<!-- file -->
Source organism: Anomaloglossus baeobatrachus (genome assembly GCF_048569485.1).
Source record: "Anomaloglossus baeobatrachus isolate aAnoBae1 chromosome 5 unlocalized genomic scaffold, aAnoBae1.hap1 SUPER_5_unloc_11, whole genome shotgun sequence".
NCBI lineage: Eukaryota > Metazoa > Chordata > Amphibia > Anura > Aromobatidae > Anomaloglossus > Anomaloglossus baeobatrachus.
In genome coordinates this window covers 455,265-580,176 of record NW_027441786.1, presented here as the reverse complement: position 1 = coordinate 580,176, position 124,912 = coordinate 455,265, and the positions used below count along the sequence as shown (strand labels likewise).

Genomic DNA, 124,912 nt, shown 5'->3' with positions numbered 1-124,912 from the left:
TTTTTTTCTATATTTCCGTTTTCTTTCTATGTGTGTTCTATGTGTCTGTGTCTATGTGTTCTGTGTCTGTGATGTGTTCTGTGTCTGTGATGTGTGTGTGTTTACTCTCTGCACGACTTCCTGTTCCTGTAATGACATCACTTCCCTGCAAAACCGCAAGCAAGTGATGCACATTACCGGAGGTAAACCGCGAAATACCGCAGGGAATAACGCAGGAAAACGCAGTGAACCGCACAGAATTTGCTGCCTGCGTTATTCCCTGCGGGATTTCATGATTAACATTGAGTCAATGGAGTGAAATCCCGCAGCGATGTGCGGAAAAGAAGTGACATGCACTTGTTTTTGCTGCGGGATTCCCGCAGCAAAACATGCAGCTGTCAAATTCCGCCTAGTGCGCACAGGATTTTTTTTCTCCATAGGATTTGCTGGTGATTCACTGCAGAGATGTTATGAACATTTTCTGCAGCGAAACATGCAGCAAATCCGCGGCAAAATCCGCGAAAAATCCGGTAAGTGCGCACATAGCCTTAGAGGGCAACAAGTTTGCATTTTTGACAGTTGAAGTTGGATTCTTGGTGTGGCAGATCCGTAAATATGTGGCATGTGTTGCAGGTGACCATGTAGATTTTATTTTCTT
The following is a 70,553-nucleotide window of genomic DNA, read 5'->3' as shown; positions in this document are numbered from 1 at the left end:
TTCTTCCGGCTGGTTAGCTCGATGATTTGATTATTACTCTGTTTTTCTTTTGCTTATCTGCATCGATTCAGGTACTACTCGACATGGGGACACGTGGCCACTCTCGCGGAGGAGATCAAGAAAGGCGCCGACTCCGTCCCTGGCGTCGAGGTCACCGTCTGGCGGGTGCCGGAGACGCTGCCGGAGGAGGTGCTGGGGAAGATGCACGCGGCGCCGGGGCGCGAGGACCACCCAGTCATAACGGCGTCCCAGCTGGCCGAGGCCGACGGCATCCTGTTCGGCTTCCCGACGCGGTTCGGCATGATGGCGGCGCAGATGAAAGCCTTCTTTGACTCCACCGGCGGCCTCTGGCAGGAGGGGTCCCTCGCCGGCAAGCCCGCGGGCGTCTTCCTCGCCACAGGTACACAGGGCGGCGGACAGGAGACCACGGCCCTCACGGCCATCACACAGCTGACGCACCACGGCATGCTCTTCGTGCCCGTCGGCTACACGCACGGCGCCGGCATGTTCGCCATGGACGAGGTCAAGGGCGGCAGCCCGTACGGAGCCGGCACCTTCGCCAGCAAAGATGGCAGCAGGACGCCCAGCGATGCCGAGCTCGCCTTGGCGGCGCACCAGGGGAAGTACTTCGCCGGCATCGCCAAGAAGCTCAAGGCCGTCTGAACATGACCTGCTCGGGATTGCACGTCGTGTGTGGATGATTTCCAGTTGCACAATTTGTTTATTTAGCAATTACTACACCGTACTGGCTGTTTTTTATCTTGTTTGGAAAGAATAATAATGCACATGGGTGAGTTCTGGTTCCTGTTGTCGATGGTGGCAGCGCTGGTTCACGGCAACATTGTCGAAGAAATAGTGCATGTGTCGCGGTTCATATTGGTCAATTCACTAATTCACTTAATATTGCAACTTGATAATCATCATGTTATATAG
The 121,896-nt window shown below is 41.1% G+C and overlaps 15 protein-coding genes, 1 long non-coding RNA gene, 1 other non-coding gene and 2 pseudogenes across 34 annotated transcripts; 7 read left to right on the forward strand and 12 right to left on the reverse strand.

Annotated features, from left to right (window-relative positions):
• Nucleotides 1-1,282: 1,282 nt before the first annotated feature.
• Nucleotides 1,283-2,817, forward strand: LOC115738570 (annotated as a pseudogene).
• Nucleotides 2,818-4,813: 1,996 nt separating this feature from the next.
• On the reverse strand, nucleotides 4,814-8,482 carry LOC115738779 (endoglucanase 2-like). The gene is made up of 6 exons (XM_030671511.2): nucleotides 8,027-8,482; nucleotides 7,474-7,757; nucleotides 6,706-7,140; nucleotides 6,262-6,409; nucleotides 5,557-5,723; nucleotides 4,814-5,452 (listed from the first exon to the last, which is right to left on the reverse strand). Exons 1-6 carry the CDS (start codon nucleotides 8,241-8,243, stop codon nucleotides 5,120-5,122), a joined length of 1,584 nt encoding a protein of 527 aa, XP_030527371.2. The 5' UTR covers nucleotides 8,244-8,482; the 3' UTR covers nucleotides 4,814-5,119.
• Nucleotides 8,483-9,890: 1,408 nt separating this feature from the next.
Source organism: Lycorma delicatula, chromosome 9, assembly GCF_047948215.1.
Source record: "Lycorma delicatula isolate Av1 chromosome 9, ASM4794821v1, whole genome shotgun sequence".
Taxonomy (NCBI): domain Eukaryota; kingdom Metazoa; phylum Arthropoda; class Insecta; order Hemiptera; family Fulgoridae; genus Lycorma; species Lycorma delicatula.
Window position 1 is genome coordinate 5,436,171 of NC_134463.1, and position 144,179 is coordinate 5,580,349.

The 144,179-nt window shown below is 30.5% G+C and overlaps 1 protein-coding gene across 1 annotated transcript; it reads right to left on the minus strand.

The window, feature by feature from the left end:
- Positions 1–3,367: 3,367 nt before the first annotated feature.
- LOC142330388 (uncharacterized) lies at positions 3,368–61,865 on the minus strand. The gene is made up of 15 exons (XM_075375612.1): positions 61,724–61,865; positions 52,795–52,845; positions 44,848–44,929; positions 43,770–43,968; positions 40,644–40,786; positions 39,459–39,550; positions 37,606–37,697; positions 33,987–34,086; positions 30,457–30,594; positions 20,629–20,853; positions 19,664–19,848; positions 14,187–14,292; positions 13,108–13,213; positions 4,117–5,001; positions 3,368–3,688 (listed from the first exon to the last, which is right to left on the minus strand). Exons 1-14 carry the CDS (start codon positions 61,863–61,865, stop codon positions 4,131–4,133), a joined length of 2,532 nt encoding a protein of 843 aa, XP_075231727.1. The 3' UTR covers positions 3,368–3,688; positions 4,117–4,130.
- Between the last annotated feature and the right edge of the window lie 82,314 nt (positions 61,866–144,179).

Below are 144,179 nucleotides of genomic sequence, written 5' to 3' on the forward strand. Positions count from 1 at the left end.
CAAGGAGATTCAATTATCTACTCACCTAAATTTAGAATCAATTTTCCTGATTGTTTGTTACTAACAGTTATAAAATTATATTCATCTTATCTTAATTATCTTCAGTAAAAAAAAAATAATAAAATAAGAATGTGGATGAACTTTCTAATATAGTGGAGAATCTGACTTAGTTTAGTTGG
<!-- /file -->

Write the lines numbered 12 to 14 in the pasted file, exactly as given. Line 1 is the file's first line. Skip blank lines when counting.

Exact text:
• Nucleotides 1,283-2,817, forward strand: LOC115738570 (annotated as a pseudogene).
• Nucleotides 2,818-4,813: 1,996 nt separating this feature from the next.
• On the reverse strand, nucleotides 4,814-8,482 carry LOC115738779 (endoglucanase 2-like). The gene is made up of 6 exons (XM_030671511.2): nucleotides 8,027-8,482; nucleotides 7,474-7,757; nucleotides 6,706-7,140; nucleotides 6,262-6,409; nucleotides 5,557-5,723; nucleotides 4,814-5,452 (listed from the first exon to the last, which is right to left on the reverse strand). Exons 1-6 carry the CDS (start codon nucleotides 8,241-8,243, stop codon nucleotides 5,120-5,122), a joined length of 1,584 nt encoding a protein of 527 aa, XP_030527371.2. The 5' UTR covers nucleotides 8,244-8,482; the 3' UTR covers nucleotides 4,814-5,119.